Bournemouth University (BU) experts have contributed to a comprehensive environmental report, which details how nature has enormous potential to fight climate change and biodiversity loss in the UK.
The report, by the British Ecological Society, gives a complete assessment of nature-based solutions (NbS) to mitigate climate change and biodiversity loss, with contributions from over 100 experts, including those from BU.
The report details mitigations in the UK’s freshwater, heathlands, arable, built environment, woodlands, marine, peatlands and grasslands and details the strengths, limitations and trade-offs of NbS in different habitats across the UK.
BU’s Professor Rick Stafford was a lead author on the report, and the marine section of the work, and contributed to other chapters in the report while Lu Esteves provided a case study on saltmarsh creation, based on her extensive research into this area. BU’s Phillipa Gillingham worked on the steering group for the report, reviewing both the woodlands and heathlands sections, while BU’s Professor Adrian Newton acted as reviewer on the woodland section.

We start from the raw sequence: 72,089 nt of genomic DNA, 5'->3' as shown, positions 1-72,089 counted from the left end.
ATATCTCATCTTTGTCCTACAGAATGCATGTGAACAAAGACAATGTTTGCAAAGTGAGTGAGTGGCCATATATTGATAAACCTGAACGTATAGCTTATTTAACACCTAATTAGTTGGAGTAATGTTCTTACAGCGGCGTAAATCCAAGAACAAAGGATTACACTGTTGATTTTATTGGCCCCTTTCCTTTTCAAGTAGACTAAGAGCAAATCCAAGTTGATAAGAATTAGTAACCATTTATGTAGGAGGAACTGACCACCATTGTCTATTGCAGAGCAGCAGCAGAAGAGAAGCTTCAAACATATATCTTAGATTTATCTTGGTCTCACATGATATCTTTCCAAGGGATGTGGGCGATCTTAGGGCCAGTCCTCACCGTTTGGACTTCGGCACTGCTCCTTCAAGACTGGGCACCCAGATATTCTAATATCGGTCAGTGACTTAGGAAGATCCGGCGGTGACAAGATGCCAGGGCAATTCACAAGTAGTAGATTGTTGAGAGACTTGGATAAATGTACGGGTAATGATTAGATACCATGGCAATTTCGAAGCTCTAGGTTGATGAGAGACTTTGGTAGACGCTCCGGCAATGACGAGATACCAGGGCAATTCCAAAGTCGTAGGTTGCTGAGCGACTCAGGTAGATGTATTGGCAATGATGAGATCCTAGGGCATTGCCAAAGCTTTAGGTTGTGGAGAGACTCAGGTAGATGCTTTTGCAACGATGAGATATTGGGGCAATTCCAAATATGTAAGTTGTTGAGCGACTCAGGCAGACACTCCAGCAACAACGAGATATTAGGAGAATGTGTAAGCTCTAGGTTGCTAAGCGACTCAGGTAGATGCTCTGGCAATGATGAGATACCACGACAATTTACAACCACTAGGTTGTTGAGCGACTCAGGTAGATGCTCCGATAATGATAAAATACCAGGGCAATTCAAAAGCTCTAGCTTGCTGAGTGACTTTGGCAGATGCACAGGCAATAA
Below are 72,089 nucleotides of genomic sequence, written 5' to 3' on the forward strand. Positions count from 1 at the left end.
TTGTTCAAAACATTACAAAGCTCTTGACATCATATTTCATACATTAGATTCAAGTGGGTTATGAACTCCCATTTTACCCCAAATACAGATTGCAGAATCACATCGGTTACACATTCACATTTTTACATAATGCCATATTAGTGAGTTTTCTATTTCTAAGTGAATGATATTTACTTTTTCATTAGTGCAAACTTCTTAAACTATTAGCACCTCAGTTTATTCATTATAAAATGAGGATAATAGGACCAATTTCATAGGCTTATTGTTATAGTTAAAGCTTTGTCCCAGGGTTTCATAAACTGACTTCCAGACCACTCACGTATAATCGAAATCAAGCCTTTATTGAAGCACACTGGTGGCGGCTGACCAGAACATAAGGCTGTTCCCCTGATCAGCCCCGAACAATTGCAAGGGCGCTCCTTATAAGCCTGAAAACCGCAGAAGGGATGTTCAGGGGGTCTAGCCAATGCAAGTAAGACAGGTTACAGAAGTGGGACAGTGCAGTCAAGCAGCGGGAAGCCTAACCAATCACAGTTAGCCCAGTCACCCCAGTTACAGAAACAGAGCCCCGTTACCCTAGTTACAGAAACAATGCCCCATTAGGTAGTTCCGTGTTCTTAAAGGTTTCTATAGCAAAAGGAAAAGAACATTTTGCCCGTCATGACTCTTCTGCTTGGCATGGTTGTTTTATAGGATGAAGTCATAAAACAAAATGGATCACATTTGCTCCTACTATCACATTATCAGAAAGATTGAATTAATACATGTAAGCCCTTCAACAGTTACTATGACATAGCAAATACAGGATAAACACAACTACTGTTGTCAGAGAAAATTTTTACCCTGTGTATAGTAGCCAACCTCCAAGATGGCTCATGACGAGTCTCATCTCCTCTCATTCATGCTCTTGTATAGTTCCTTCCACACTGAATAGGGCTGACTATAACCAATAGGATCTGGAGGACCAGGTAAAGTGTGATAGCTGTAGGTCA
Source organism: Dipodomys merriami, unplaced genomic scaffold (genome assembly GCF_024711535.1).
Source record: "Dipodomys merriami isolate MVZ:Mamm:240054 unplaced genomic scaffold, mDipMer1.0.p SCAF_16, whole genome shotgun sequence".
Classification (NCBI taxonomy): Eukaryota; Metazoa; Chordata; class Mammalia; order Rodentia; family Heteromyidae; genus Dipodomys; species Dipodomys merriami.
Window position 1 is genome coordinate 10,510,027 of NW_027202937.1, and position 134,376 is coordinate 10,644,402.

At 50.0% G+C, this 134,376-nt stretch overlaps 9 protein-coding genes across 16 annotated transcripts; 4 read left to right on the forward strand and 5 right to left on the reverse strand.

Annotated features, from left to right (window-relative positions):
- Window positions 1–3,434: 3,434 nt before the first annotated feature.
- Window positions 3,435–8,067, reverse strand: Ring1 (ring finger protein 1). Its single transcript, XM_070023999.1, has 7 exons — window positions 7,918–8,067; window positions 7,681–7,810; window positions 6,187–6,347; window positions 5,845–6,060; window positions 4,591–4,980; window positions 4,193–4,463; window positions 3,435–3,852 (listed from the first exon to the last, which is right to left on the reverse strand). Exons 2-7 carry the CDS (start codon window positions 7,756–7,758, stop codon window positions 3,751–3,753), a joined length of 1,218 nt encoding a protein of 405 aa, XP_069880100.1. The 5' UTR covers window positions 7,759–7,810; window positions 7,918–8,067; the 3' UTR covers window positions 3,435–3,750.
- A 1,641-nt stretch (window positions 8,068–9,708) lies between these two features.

Professor Stafford said, “In marine environments nature-based solutions changes are nearly always win-win. Investment in nature-based solutions that restore or protect coastal environments is an effective mechanism of achieving greater biodiversity, storm mitigation and carbon capture with few trade-offs.”
Professor Jane Memmott, President of the British Ecological Society, said: “The Nature-based Solutions report offers a real basis for setting effective policies and incentives that will maximise the benefits of nature-based solutions in the UK for the climate and biodiversity.”
It is hoped the report will provide a framework for action and policy change in order to combat climate change and biodiversity loss in the UK.
The implementation of NbS to help achieve net-zero commitments and tackle biodiversity loss will require shared knowledge resources and effective partnerships across different policy areas. Long-term policies, goals and government commitments will be necessary to support long-term investment, research and monitoring of of NbS.
To read the British Ecological Society report, visit the BES website.
For more information about BU's environmental courses, visit the Life and Environmental Sciences page.